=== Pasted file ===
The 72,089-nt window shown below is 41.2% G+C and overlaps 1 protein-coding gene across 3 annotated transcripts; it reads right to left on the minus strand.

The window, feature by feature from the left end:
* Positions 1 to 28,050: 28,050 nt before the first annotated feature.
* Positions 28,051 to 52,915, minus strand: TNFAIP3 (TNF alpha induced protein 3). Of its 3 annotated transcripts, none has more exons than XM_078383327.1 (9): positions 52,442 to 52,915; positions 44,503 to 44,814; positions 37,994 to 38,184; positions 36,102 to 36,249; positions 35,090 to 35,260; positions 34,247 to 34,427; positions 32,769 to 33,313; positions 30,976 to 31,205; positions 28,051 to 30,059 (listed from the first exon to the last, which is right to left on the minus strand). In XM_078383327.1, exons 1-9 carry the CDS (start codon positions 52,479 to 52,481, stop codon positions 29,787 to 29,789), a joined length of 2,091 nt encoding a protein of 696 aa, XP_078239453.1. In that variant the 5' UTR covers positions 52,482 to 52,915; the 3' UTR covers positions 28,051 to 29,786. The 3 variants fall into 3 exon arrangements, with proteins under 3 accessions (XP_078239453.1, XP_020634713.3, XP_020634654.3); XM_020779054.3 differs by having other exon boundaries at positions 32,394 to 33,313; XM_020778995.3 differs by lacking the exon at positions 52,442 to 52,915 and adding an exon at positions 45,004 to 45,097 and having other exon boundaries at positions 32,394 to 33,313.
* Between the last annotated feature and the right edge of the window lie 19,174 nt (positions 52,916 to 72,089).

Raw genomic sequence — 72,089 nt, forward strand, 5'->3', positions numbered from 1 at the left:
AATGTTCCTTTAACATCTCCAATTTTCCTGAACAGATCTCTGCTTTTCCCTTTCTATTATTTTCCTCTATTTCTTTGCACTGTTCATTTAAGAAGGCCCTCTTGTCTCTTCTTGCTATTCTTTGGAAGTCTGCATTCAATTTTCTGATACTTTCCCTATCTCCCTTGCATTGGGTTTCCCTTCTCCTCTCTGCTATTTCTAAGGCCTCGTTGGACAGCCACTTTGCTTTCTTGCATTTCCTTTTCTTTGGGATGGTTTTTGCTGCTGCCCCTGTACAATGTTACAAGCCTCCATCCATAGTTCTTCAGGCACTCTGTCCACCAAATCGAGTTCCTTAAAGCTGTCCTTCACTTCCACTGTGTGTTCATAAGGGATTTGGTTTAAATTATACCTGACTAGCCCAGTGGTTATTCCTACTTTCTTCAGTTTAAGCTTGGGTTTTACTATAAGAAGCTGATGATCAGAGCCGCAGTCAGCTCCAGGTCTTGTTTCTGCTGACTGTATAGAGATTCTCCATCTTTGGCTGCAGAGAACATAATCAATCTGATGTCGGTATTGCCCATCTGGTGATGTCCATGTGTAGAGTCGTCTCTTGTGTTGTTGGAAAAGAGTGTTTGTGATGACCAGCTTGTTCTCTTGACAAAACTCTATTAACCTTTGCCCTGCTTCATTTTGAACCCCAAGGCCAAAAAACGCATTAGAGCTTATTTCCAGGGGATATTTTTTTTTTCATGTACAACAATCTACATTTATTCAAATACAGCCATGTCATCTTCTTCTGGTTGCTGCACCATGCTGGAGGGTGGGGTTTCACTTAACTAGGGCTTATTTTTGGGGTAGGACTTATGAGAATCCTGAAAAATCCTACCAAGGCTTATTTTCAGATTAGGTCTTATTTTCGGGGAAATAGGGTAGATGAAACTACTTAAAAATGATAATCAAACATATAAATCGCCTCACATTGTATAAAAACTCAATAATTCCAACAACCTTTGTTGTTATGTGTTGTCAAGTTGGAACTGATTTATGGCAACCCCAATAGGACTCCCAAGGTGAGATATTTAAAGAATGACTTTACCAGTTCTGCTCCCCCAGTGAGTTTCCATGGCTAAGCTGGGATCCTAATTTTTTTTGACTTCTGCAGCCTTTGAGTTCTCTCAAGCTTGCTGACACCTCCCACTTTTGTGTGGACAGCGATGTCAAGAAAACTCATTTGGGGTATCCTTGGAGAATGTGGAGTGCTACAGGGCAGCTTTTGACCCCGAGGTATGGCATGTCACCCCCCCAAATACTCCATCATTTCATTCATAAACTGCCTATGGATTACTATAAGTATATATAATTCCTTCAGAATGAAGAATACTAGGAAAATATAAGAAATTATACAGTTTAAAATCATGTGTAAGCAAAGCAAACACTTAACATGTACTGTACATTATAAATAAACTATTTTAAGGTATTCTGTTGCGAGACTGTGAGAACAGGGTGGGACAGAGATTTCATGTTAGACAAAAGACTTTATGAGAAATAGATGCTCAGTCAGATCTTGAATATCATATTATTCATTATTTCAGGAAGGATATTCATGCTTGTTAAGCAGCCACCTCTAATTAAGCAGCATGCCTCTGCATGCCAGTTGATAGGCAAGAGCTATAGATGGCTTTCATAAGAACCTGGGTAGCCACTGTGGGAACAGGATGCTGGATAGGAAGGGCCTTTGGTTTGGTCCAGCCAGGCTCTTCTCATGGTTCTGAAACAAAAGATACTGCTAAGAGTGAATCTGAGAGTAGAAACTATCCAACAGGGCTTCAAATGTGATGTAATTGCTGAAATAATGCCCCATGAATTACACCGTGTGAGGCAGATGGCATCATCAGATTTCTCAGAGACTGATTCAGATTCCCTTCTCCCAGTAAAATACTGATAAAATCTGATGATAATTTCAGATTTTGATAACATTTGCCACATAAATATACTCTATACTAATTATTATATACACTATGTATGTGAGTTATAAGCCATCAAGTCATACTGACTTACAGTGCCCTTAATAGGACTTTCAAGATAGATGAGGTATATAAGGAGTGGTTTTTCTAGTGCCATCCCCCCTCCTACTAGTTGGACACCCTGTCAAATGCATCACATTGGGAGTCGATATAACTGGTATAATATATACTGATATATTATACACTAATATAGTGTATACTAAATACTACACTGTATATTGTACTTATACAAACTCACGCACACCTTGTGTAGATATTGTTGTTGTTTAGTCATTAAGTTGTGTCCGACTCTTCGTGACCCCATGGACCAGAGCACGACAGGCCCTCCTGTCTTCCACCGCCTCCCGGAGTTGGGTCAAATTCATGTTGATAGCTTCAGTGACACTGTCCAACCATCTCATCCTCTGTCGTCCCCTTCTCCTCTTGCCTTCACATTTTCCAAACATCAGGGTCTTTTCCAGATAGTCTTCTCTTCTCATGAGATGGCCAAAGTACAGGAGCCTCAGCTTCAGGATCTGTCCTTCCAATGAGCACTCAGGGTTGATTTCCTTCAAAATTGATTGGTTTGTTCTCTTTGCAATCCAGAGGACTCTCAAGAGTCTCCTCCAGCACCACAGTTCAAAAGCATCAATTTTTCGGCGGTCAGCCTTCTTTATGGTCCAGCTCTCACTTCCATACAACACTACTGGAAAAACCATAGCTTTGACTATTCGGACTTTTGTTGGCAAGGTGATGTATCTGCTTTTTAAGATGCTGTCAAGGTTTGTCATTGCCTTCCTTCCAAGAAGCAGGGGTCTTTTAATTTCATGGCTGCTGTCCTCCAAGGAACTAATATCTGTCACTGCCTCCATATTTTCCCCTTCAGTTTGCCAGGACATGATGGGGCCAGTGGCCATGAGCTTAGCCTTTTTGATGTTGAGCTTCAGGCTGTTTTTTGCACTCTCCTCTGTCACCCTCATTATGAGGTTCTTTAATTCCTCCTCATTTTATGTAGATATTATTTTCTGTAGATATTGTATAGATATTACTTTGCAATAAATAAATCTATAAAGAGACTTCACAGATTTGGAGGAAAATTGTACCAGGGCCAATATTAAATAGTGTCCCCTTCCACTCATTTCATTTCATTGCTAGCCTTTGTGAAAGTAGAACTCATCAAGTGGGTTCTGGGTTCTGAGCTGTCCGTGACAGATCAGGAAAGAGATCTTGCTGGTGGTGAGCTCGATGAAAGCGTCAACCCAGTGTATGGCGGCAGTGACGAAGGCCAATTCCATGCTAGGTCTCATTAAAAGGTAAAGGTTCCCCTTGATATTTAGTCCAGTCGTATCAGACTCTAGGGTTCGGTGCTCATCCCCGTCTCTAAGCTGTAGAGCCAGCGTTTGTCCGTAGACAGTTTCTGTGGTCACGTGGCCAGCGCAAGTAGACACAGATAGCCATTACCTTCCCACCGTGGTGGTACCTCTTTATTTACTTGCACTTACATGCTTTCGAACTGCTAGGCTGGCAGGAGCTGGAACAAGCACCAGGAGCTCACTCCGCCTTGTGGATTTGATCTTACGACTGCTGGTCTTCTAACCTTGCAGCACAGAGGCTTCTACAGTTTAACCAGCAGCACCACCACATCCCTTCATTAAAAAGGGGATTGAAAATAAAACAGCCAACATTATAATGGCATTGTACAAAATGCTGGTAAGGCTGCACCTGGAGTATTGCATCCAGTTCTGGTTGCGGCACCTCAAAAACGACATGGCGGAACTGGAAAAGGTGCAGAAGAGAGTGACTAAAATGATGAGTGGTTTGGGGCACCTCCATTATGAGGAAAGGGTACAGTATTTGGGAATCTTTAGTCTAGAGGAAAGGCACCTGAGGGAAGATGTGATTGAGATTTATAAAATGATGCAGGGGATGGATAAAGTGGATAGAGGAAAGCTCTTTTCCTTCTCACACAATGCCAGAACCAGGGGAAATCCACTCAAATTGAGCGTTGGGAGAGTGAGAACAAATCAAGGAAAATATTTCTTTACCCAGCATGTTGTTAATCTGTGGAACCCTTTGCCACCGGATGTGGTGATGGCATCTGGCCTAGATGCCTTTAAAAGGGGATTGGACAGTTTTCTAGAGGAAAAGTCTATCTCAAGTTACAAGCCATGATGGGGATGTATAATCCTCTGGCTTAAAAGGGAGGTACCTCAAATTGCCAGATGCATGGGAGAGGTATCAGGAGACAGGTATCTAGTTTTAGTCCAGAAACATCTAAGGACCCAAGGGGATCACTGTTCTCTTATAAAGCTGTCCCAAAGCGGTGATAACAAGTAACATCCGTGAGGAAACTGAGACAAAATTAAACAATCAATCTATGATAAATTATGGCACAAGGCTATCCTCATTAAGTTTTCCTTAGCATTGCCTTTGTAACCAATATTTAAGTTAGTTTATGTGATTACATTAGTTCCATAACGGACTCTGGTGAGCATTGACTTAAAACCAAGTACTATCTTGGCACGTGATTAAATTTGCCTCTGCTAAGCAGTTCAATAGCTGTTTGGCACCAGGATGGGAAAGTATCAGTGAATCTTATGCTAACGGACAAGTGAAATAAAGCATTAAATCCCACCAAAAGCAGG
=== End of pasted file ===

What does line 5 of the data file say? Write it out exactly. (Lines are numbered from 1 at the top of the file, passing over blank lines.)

* Between the last annotated feature and the right edge of the window lie 19,174 nt (positions 52,916 to 72,089).